“Invest in the human family. Invest in people.
Build a little community of those you love and who love you.”
—Mitch Albom, Tuesdays with Morrie
Let’s put Mitch’s words of wisdom into action! Hosting a casual gathering is a cinch—but let’s up the ante by carving out a few hours each and every week to gather with friends over a home cooked meal. Eating together is an intimate, bonding act that has brought people together since the beginning of time. Food has a powerful way of connecting best friends with new friends, young friends with old friends.
Here are a few tried and true tips on starting and maintaining a weekly supper club.
Map out logistics.
As the hostess you have to cover your "w" bases: who, what, where, when. Who will be invited? What will be prepared? Where will it be served? When will it be consumed? As the hostess you are in control, so pick a day and a time that works best with your weekly schedule. The size of the gathering is up to you and know that weekly attendance will likely ebb-and-flow. An intimate 2-3 person evening is just as great as a large group of friends as long as you are gathering on a weekly basis—that’s what counts.
My husband and I host a weekly dinner on Sunday evenings at 6 p.m. at our home. We end every weekend on a high note with full bellies and happy hearts surrounded by the people we love most.
From old-fashioned phone calls to chic Paperless post invites, use whatever form of communication your guests will be most responsive to. I blast out a group email over the weekend and then individually text those who don’t check their digital inboxes to make sure they are aware. If you are unsure how your guests want to be notified, simply ask for a preferred method of communication.
Commitment is key!
Consistency is key to maintaining weekly gatherings. Instead of cancelling one week due to a schedule restraint, pass the torch to a frequent dinner guest so she can play hostess for the week. Keeping the plan consistent—same day, same time, same guest list—will help keep this weekly gathering on track. Like any new habit, one blip in the routine and you may stop hosting all together. Avoid this pitfall by having a back up hostess for the weeks you are unable to host.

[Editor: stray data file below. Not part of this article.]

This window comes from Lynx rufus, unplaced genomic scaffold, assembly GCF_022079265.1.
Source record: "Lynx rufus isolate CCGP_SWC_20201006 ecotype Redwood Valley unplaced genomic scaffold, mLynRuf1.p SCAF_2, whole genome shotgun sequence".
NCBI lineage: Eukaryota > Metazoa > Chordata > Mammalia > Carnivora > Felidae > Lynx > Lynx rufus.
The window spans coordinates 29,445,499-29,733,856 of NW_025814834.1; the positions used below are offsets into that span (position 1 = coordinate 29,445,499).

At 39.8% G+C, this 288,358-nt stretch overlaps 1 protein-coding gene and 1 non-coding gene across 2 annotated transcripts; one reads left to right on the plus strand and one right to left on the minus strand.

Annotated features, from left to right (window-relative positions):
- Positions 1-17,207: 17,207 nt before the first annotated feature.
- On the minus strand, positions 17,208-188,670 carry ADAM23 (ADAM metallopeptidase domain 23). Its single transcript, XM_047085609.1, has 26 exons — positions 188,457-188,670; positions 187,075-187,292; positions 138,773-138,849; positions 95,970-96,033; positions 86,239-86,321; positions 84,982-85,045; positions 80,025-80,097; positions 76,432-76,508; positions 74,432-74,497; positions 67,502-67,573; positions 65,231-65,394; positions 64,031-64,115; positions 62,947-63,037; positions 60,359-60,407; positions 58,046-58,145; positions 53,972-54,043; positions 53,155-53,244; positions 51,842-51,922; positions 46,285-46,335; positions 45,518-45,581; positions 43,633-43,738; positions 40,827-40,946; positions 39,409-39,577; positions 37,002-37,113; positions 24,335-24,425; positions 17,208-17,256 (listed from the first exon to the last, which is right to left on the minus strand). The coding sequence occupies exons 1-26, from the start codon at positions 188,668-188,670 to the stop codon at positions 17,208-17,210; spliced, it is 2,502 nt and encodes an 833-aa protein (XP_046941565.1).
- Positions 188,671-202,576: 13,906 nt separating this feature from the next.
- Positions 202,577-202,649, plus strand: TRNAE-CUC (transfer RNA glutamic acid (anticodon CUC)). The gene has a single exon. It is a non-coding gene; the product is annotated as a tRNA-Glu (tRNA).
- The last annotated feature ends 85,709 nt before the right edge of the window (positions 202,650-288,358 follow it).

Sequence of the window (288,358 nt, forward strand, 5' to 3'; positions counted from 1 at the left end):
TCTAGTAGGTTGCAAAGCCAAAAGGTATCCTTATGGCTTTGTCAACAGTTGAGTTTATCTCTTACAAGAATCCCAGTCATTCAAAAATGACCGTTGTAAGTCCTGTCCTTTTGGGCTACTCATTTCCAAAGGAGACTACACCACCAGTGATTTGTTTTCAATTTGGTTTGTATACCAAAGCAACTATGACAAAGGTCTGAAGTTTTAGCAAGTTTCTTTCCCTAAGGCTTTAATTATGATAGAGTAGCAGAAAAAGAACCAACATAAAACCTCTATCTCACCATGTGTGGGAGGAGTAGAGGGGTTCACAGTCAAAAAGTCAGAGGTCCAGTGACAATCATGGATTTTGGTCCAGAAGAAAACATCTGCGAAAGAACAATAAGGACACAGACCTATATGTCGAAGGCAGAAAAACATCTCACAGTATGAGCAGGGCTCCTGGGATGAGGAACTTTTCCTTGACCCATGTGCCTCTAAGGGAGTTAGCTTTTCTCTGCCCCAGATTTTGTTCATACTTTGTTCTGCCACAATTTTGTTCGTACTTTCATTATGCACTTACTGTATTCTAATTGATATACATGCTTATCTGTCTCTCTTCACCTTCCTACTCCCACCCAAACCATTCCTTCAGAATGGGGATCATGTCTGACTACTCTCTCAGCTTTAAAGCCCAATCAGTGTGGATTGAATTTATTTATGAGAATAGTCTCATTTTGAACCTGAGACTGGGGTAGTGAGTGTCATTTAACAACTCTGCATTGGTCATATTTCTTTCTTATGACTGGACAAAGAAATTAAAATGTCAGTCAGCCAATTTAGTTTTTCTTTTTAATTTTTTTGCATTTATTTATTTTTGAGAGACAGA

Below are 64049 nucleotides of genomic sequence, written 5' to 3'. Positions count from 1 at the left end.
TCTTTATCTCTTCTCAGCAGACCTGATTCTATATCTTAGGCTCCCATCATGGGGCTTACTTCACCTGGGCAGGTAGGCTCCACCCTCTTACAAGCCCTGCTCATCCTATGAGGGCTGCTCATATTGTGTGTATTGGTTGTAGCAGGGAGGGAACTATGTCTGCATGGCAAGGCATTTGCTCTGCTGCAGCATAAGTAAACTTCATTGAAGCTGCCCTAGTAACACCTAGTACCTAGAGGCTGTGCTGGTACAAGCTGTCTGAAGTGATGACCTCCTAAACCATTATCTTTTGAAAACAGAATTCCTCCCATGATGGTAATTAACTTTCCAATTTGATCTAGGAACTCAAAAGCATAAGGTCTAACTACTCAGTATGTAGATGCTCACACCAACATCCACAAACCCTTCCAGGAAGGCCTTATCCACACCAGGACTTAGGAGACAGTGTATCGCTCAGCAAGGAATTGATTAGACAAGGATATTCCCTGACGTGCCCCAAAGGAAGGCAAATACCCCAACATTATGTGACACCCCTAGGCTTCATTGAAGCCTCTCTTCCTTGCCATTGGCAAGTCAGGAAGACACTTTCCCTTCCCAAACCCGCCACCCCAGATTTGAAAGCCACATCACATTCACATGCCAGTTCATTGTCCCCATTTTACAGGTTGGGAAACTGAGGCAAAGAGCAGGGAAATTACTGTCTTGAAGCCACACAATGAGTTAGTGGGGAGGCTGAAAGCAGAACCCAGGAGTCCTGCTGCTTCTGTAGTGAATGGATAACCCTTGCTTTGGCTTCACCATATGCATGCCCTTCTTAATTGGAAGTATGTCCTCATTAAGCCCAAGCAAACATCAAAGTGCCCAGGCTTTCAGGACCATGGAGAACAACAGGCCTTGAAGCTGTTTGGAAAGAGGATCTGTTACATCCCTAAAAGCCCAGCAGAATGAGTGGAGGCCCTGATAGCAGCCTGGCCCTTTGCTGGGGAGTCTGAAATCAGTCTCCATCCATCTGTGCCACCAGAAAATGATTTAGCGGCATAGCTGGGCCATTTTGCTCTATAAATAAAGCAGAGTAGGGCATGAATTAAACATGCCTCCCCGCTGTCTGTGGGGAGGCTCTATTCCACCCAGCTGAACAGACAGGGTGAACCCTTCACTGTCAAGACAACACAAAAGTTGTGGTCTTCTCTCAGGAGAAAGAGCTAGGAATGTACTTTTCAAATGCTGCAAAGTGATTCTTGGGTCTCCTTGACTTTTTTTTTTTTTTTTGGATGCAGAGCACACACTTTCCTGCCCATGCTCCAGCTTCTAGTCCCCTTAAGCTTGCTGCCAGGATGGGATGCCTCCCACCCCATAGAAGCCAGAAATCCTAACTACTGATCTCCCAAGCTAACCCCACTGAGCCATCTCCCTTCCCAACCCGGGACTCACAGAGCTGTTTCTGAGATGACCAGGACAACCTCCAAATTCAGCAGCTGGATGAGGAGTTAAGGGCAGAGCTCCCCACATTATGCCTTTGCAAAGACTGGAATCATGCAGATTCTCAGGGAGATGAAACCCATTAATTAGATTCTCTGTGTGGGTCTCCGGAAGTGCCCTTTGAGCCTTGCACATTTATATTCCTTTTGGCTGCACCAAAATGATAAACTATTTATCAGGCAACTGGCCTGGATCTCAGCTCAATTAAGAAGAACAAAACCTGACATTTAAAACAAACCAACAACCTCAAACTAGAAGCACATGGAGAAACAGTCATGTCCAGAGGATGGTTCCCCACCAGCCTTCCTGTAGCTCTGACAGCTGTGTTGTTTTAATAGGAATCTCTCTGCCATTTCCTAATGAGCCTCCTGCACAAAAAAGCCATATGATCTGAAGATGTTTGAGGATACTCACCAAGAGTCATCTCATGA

Make it potluck.
What’s genius about potlucks—besides the variety of dishes, flavors, and ingredients— is you always end up with just the right amount of food, no matter the head count. Using a potluck method puts less stress on you as the hostess and eliminates the need for RSVPs. Trust me, it’s all in the magic of potlucks! It just always works out. Bonus: As the hostess you usually score the homemade leftovers, which you can pack for lunch the next day!
Or, try themed a potluck.
Stick with the potlucks, but every once in a while mix things up a bit by hosting a theme potluck. For example, try taco night—you can be in charge of grilled chicken or braised pork and have your guests bring the supporting ingredients: tortillas, salsa, guacamole, cilantro, sour cream, onions, queso fresco, cerveza. If you are going with a themed meal, sometimes it’s best to delegate out what your guests can bring to make sure you have all the bases covered.
Some great collaborative meals include: bruschetta bar, build your own burgers, baked potato bar, or pizza night. Want to skip the cooking all together one week? Check out my guide on How to Build the Ultimate Cheese Board, and ask everyone bring over a wedge of cheese with their favorite accouterment! Done and done.
As the hostess, be flexible.
Your guests might be late, guests may not show up, or some might bring a friend unannounced, you might end up with a meal of four different salads, or one entrée and three desserts—that's all OK! Roll with it. Embrace the unexpected. After all, this is a casual gathering with friends.
As the guest, contribute any way you can.
Did you run out of time to prepare a dish because work ran late? Swing by the local bakery to pick up a loaf of fresh bread or the corner liquor store for a bottle of wine. Feeling uninspired in the kitchen? Splurge on a nice bar of chocolate to share after the meal. Is money tight this particular month? Pick a posy of flowers from your neighborhood for the dinner table or offer to do the dishes and tidy up the home at the end of the gathering. No matter what, there is always some way to contribute to the weekly supper club, even as a guest.
Like any new routine, establishing a rhythm may take a few weeks before the habit sticks. Over time, the logistics will fall into place and hosting will become second nature. Maintaining casual weekly gatherings strengthens friendships and nourishes the mind, body, and soul. Community is everything and time is finite—you might as well spend it with the ones you love!
Originally published on The Everygirl
April 11, 2016